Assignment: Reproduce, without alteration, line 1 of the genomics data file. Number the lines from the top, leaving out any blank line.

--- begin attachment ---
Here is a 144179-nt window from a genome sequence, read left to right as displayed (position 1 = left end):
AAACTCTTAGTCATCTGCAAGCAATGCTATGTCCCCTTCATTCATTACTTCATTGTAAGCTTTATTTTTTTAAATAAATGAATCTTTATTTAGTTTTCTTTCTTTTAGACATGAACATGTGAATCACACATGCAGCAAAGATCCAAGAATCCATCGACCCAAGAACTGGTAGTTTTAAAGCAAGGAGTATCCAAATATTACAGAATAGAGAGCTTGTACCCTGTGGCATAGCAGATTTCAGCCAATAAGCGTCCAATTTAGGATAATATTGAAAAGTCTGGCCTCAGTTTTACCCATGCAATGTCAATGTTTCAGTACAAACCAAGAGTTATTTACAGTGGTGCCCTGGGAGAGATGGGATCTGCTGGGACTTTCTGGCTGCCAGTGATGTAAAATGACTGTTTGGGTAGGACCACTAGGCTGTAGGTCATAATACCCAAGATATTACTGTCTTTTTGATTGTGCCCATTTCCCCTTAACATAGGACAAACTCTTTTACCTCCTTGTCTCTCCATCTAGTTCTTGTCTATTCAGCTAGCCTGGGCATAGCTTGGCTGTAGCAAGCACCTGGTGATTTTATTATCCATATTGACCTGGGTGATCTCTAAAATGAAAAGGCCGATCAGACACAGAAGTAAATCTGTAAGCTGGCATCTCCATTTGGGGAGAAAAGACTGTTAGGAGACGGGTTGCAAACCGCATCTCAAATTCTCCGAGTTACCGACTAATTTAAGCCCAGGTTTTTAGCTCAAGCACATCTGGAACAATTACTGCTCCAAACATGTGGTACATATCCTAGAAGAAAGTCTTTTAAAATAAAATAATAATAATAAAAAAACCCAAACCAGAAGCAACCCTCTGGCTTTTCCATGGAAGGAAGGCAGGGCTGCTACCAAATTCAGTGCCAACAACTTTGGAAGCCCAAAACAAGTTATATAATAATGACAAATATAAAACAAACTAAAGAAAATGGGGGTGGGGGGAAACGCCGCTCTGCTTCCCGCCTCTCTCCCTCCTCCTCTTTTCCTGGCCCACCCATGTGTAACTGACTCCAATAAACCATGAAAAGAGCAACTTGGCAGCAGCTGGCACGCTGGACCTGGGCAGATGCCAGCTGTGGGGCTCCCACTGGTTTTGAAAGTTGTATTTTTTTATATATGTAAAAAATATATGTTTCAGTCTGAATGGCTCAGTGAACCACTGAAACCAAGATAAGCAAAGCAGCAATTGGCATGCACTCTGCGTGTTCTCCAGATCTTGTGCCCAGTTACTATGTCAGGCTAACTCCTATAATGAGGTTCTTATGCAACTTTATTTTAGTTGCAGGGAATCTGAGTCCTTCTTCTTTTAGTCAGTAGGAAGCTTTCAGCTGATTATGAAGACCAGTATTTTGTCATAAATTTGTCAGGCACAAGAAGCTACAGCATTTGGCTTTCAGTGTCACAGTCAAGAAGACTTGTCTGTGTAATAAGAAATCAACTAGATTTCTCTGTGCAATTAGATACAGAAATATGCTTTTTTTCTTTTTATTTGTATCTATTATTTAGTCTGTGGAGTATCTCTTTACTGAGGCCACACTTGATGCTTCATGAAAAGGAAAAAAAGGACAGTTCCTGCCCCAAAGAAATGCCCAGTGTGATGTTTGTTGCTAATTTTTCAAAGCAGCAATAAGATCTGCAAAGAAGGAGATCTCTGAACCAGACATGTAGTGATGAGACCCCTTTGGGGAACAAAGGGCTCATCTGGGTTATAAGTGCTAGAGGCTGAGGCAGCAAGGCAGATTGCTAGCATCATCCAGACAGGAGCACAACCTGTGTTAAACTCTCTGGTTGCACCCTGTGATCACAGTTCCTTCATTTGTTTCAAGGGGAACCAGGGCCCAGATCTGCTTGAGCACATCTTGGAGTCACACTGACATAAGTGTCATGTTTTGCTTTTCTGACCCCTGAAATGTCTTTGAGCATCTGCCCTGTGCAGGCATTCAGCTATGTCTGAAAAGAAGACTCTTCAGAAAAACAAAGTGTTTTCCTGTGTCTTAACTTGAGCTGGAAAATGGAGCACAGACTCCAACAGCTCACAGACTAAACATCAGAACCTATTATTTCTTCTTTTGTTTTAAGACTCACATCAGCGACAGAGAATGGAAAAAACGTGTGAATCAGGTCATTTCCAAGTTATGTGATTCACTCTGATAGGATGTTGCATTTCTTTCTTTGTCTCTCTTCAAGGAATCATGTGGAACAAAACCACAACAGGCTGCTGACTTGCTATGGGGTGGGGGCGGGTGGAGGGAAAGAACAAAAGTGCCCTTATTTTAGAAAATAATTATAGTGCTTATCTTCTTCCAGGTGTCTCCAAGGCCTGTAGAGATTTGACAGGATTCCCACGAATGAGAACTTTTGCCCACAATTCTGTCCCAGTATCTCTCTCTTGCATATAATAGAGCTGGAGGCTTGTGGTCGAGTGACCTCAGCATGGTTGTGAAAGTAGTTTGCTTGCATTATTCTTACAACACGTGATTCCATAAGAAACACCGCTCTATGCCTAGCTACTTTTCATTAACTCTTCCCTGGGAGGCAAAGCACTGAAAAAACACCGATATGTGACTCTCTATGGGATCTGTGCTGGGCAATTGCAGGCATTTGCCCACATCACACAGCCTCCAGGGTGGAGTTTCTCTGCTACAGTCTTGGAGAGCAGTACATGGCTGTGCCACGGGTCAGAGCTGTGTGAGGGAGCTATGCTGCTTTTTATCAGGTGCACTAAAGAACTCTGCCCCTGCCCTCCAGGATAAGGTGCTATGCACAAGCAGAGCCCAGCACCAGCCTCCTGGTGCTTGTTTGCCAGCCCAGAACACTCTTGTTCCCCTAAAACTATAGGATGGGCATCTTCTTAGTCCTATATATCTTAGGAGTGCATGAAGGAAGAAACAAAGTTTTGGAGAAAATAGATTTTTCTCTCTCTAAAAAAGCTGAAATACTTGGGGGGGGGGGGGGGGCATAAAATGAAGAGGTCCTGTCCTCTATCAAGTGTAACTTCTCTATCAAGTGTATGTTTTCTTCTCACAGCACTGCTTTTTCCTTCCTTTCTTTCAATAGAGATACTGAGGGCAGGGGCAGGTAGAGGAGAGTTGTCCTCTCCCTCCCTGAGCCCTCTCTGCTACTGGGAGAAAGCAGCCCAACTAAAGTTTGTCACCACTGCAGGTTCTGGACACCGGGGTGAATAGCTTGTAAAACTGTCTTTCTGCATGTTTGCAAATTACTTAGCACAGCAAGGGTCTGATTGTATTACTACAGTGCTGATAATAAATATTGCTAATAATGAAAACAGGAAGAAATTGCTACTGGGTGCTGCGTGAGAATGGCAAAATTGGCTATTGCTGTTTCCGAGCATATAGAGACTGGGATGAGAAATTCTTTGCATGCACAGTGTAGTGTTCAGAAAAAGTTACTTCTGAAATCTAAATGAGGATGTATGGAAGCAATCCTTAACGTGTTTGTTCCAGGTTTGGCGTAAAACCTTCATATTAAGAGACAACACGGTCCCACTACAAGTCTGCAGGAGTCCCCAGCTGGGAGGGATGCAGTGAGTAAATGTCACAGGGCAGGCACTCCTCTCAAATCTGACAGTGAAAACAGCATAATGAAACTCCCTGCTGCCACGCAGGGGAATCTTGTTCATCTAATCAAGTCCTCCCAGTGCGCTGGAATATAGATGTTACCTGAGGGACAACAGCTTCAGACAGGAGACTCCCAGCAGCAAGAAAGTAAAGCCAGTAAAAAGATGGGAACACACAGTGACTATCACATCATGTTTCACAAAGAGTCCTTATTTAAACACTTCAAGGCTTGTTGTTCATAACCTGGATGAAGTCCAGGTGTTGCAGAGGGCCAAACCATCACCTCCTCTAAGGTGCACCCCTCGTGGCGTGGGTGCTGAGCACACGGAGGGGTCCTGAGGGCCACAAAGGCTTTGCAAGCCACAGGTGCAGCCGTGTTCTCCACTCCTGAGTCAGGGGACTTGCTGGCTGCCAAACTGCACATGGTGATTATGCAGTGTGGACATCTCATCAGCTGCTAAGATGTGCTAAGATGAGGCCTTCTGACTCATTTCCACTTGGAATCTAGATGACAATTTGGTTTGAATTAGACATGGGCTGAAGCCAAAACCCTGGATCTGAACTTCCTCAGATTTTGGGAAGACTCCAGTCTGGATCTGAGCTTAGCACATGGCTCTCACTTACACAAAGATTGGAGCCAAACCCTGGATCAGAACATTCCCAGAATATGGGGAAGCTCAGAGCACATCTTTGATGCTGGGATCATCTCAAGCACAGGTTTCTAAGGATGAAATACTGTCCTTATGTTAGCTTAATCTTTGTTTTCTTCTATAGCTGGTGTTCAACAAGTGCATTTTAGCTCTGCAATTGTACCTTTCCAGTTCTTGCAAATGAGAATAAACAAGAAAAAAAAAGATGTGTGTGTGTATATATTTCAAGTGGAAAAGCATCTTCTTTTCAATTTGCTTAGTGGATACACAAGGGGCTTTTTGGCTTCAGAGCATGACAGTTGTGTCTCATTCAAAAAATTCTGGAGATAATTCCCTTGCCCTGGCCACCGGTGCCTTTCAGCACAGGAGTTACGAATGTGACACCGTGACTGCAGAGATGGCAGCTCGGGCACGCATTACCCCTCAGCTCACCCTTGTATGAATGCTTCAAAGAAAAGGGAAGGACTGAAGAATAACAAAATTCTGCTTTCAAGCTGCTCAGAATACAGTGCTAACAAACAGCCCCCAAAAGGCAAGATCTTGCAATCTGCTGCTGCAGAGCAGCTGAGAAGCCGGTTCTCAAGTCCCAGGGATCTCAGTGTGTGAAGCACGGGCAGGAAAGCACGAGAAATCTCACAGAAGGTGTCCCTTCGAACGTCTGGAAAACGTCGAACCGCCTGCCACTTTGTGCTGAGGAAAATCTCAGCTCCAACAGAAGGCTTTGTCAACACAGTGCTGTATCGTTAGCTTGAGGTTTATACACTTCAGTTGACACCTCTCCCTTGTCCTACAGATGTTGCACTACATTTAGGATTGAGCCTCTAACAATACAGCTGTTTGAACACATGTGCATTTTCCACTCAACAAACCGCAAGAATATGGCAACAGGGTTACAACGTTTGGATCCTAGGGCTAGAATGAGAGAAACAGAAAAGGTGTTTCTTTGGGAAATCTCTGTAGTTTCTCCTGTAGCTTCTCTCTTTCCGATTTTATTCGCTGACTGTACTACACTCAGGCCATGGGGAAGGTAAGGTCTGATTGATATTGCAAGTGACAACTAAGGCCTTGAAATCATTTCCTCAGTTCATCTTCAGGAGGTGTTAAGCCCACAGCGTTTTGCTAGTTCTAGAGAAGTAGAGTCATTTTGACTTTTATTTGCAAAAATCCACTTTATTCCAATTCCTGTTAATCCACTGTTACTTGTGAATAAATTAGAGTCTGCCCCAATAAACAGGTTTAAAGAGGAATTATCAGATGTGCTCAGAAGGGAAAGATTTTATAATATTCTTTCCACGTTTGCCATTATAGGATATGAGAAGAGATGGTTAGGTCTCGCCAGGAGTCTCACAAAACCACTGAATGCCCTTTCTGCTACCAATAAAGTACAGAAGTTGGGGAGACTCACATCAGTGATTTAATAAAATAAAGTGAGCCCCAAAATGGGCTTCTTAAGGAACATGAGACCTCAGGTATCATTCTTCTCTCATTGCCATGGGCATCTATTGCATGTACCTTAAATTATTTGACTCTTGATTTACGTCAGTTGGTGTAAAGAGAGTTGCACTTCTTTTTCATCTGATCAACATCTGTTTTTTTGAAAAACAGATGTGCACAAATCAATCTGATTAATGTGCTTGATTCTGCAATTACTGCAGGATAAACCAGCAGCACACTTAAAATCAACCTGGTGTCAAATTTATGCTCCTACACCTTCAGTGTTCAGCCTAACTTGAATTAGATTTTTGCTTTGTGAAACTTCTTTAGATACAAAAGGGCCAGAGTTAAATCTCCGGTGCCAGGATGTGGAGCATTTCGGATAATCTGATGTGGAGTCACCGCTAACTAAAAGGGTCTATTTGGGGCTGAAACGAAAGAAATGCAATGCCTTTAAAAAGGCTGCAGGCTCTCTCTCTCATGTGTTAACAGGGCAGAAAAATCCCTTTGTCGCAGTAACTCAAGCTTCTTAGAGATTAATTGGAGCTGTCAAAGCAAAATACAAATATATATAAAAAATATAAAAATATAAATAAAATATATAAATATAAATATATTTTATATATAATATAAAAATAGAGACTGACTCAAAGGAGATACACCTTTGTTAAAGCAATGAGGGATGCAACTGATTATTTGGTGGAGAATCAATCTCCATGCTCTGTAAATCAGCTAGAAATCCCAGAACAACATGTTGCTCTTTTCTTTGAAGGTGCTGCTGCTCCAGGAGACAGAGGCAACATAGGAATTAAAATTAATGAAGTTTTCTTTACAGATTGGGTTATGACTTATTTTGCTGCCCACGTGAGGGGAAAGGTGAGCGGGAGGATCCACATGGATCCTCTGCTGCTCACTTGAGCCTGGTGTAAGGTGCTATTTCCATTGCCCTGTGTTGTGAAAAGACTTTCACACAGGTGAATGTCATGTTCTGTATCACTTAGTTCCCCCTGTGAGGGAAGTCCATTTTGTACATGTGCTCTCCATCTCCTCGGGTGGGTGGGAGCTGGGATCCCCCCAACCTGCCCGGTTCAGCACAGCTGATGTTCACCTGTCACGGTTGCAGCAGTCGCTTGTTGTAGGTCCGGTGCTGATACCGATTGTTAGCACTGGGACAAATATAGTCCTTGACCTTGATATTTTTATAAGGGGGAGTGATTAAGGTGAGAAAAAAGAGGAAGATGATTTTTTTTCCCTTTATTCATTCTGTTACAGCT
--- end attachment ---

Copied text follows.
Here is a 144179-nt window from a genome sequence, read left to right as displayed (position 1 = left end):